With the popularity of the LOTR in recent years though, many children are picking up the books. I work in a middle school and a good half of the boys I interact with are reading or have recently read the Hobbit. They are just as fascinated by the book as they are by the movie and they are eager for more action (which they turn to his other books for).

I am dismayed about Jackson missing the allusion to Beowulf, I would have thought Jackson would know that Tolkien began his career and gained his academic credence as a Beowulf Scholar.

I am also disappointed with the enmity portrayed between elves, dwarves, and men. Jackson is obviously adding racism-critiques here. The largest thing missed was the epic story telling. the deep truths with which Tolkien intricately laced his stories, the rich and believable world that seemed strangely similar to our own imaginations and nighttime dreams. All that is exchanged for a theme park ride of almost masterbatory indulgence in libidinous action and an exploitative orgy of CGI effects. One scene after another is defined by ridiculous and intense fantasy action and violence and intense moments of roller coaster emotions, it is if the movie makers are merely saying, “Look what we can do with computers and 3D cameras!” To top it all off, we have to keep coming back to get more of the story. These three movies could perhaps be the perfect example of commercialistic exploitation of a man’s life work. LOTR is indeed a franchise.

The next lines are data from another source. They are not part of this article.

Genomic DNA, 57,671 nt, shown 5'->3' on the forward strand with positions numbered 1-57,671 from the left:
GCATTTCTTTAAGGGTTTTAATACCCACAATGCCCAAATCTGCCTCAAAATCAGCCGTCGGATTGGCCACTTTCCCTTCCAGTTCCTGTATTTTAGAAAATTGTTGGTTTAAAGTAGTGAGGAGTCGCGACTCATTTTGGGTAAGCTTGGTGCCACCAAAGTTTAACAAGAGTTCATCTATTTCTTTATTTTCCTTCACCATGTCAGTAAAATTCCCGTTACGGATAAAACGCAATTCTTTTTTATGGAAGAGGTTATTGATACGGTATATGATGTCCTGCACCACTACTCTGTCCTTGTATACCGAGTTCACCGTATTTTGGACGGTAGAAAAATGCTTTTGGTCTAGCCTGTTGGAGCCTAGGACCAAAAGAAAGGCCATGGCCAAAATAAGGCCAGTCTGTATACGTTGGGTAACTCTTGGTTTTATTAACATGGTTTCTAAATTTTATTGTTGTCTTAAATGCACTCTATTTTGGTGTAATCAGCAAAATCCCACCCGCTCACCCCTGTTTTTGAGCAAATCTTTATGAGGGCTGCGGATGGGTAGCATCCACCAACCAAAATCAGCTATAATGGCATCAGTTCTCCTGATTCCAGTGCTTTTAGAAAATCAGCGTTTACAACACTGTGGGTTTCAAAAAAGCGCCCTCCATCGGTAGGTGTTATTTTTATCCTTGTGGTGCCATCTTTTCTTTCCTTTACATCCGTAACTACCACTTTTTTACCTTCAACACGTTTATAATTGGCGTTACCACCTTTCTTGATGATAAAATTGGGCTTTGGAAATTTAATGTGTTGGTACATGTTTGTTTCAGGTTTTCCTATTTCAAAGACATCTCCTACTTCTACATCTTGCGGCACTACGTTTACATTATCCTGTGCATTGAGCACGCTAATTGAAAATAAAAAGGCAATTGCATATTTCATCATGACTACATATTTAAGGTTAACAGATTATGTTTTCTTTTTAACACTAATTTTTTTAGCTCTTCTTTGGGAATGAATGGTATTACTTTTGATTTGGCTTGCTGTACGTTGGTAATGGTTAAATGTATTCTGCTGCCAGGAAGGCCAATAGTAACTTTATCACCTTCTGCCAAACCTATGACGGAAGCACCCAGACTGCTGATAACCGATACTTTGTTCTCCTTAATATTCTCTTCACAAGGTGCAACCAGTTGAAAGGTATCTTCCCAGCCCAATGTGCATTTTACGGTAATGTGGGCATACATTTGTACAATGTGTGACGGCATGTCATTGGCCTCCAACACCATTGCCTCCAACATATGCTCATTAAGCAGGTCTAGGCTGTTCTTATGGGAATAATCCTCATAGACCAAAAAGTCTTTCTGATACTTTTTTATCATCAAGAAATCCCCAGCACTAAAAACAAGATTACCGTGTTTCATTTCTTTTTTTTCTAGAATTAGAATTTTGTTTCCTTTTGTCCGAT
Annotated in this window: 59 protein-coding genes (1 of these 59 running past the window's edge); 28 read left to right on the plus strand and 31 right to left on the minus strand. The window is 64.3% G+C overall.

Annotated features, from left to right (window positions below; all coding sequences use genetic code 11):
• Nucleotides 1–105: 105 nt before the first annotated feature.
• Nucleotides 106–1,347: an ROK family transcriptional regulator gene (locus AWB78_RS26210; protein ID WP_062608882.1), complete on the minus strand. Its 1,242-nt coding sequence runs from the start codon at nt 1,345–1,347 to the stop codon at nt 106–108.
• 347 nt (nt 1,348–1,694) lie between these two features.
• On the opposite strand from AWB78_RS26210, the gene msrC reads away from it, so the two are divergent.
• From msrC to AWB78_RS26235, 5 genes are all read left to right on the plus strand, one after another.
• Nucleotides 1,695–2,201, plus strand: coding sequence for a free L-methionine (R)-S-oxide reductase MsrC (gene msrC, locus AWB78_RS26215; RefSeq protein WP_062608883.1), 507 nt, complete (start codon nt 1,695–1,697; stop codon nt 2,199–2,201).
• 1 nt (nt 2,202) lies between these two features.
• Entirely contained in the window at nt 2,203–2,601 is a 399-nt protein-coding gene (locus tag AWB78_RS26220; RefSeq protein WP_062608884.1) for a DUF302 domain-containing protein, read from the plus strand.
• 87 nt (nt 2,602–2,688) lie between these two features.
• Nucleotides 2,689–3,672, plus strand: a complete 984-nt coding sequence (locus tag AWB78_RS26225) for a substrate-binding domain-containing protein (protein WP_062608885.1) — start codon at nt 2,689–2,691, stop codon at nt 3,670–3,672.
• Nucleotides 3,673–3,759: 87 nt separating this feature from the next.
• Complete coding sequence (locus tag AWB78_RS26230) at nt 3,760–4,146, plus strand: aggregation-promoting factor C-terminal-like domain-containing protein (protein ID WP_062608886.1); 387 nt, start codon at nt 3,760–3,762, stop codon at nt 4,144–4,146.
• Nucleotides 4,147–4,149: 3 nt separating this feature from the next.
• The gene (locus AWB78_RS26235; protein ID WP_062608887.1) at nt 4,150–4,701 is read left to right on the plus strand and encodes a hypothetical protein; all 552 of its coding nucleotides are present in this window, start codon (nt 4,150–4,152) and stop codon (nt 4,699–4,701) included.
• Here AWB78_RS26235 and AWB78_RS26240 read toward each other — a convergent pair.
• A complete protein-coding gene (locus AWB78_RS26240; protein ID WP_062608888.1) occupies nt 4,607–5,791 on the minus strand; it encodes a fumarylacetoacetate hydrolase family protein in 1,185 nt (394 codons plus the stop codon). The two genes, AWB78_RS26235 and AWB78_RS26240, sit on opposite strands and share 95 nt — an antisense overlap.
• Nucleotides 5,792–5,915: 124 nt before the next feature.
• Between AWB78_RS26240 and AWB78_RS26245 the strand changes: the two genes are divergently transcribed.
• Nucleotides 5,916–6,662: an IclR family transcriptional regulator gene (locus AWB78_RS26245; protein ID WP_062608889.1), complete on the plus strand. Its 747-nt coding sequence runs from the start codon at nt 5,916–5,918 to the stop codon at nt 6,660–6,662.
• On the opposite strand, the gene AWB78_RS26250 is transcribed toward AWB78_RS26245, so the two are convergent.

Wouldn’t it have been nice to have a thoughtful, artistic, reflective move, that explores the deep magic of Tolkien’s world and mind. As C.S. Lewis said of LOTR; 'I too can say that Tolkien’s works are like lightning from a clear sky. . . To say that in it heroic romance, gorgeous, eloquent, and unashamed, has suddenly returned at a period almost pathological in its anti-romanticism, is inadequate. . . Here are beauties which pierce like swords or burn like cold iron; here is a book that will break your heart. . . .'

Ian Crookston said...

But as for the she-elf, I would remind everyone that even though there is only one instance in the entirety of the Hobbit that a woman is mentioned, the only thing that beats a beautiful golden-haired elf queen (Galadriel), is a beautiful red-haired elf-commoner (the invented Sylvan Elf lady)